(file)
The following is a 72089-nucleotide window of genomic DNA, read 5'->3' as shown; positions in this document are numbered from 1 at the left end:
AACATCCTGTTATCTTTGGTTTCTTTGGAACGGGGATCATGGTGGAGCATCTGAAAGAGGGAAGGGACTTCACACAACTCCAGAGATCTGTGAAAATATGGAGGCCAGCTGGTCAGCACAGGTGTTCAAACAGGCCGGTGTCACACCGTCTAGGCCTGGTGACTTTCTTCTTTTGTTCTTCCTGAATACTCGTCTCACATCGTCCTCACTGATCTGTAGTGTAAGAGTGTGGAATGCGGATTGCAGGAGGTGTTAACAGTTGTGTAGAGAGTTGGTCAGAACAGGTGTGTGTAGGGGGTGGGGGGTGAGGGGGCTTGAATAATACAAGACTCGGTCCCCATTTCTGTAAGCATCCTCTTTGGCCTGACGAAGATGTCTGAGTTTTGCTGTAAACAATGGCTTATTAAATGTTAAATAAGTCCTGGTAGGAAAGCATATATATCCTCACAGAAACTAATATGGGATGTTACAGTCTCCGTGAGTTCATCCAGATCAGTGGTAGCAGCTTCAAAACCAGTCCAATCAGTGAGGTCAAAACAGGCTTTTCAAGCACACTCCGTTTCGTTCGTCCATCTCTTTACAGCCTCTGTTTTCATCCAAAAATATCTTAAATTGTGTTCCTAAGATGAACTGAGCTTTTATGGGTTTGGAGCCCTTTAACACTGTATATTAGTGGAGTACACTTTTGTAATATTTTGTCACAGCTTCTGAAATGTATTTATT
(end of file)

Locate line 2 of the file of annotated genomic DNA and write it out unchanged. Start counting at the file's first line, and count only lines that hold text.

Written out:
AACATCCTGTTATCTTTGGTTTCTTTGGAACGGGGATCATGGTGGAGCATCTGAAAGAGGGAAGGGACTTCACACAACTCCAGAGATCTGTGAAAATATGGAGGCCAGCTGGTCAGCACAGGTGTTCAAACAGGCCGGTGTCACACCGTCTAGGCCTGGTGACTTTCTTCTTTTGTTCTTCCTGAATACTCGTCTCACATCGTCCTCACTGATCTGTAGTGTAAGAGTGTGGAATGCGGATTGCAGGAGGTGTTAACAGTTGTGTAGAGAGTTGGTCAGAACAGGTGTGTGTAGGGGGTGGGGGGTGAGGGGGCTTGAATAATACAAGACTCGGTCCCCATTTCTGTAAGCATCCTCTTTGGCCTGACGAAGATGTCTGAGTTTTGCTGTAAACAATGGCTTATTAAATGTTAAATAAGTCCTGGTAGGAAAGCATATATATCCTCACAGAAACTAATATGGGATGTTACAGTCTCCGTGAGTTCATCCAGATCAGTGGTAGCAGCTTCAAAACCAGTCCAATCAGTGAGGTCAAAACAGGCTTTTCAAGCACACTCCGTTTCGTTCGTCCATCTCTTTACAGCCTCTGTTTTCATCCAAAAATATCTTAAATTGTGTTCCTAAGATGAACTGAGCTTTTATGGGTTTGGAGCCCTTTAACACTGTATATTAGTGGAGTACACTTTTGTAATATTTTGTCACAGCTTCTGAAATGTATTTATT